By Jane Deehan
Professionals – particularly salespeople – invest a lot of time and resource in building brands. We’re trained at it – and we’re good at it. But how often do we apply those skills to building our own personal brands? For many of us, it’s nothing like as often as we should. I know that there’s more that I could be doing to build my own profile on LinkedIn – and I know that I’m not alone.
We don’t get around to it because we’re busy, and because it can sometimes feel selfish or egotistical to invest time in marketing ourselves. However, when we neglect personal branding, we don’t just sell ourselves short – we also miss a big opportunity, from a sales perspective. The impact of employees who share content is huge. And the most effective employee sharers are those who’ve built their personal brand on LinkedIn.
The LinkedIn profile page is the foundation for your personal branding. And we regularly add features to increase its capabilities as a personal marketing platform and give you new ways to signal your skills and motivations. If you haven’t checked your profile page recently, you might well find new ways to build your personal brand.
Here are 20 profile features you should check and update for 2022. Some of them are very quick wins, some of them may take a little bit of time – but all of them are very worthwhile. They will help to give you the LinkedIn profile and personal brand that you deserve.
1. Choose the right profile picture for LinkedIn.
Your profile picture is your calling card on LinkedIn – it’s how people are introduced to you and (visual beings that we are) it governs their impressions from the start. There are some great posts explaining how to pick the right profile picture on LinkedIn – but here are some quick tips to start with: make sure the picture is recent and looks like you, make up your face takes up around 60% of it (long-distance shots don’t stand out), wear what you would like to wear to work, and smile with your eyes!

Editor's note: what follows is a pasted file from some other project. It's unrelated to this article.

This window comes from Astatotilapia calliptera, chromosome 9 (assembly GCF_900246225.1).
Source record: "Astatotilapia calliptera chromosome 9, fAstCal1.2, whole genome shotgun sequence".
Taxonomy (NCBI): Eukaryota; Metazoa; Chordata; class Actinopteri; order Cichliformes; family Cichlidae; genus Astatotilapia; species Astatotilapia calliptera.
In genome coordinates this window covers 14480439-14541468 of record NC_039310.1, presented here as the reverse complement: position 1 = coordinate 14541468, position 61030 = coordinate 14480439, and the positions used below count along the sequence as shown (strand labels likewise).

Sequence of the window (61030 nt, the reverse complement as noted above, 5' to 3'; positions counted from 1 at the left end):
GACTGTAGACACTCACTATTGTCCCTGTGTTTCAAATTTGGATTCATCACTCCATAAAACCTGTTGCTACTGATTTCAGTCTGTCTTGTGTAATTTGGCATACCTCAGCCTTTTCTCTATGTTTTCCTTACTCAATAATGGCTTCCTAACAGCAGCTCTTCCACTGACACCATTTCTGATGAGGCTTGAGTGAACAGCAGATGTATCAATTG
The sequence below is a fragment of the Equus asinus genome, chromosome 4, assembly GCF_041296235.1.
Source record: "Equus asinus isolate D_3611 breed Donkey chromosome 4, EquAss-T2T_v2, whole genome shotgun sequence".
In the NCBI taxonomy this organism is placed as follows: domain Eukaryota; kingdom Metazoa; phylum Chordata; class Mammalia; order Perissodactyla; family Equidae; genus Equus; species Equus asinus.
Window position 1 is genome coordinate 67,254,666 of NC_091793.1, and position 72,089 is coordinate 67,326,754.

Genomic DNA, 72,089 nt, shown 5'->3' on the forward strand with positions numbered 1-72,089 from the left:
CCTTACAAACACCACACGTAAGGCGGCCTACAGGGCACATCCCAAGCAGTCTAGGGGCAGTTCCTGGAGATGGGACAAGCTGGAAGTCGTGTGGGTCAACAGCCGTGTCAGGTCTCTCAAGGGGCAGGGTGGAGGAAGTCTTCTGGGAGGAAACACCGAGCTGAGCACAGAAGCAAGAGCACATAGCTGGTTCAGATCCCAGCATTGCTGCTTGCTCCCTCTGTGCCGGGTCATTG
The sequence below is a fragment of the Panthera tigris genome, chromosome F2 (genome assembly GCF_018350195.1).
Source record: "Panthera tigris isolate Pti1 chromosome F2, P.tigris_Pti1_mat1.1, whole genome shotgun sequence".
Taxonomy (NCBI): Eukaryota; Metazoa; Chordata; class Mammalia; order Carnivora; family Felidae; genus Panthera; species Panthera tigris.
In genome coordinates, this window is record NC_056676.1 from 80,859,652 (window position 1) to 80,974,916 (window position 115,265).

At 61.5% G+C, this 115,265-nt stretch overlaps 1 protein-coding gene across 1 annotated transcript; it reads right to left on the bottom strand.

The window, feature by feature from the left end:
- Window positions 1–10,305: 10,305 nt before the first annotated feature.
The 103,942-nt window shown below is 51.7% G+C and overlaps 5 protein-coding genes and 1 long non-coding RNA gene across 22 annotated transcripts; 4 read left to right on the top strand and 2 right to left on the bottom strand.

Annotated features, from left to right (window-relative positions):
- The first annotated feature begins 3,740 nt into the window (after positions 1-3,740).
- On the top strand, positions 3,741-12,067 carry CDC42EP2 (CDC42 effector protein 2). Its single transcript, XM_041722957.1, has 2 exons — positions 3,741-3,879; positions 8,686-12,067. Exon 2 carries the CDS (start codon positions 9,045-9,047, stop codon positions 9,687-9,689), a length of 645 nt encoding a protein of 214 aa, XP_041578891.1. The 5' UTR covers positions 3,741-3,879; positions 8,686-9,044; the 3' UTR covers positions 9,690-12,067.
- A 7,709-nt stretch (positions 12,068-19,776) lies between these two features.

2. Add a background photo.
Your background photo is the second visual element at the top of your profile page. It grabs people’s attention, sets the context and shows a little more about what matters to you. More than anything, the right background photo helps your page stand out, engage attention and stay memorable.
3. Make your headline more than just a job title.
There’s no rule that says the description at the top of your profile page has to be just a job title. Use the headline field to say a bit more about how you see your role, why you do what you do, and what makes you tick. If you’ve got sales reps at your company who are on the ball with social selling, then take a quick look at their profile page headlines for inspiration. They will almost certainly have more than their job titles in there.
4. Turn your summary into your story.
The first thing to say about your LinkedIn summary is – make sure you have one! It’s amazing how many people still leave this field blank when creating their LinkedIn profile. Your summary is your chance to tell your own story – so don’t just use it to list your skills or the job titles you’ve had. Try to bring to life why those skills matter – and the difference they can make to the people you work with. Don’t be afraid to invest some time, try a few drafts, and run your summary past people you know. This is your most personal piece of content marketing – and it’s worth the effort.
5. Declare war on buzzwords.
Buzzwords are adjectives that are used so often in LinkedIn headlines and summaries that they become almost completely meaningless. Our regular rankings of the most over-used buzzwords include terms like ‘specialised’, ‘leadership’, ‘focused’, ‘strategic’, ‘experienced’, ‘passionate’, ‘expert’, ‘creative’, ‘innovative’ and ‘certified’. Now I’m not saying you can’t describe yourself as these things – or that they don’t matter. However, just using these words won’t convince people that you have these qualities. You need to demonstrate them as well – both in the way you describe yourself, and in the way you use LinkedIn profile features to show what you’re about.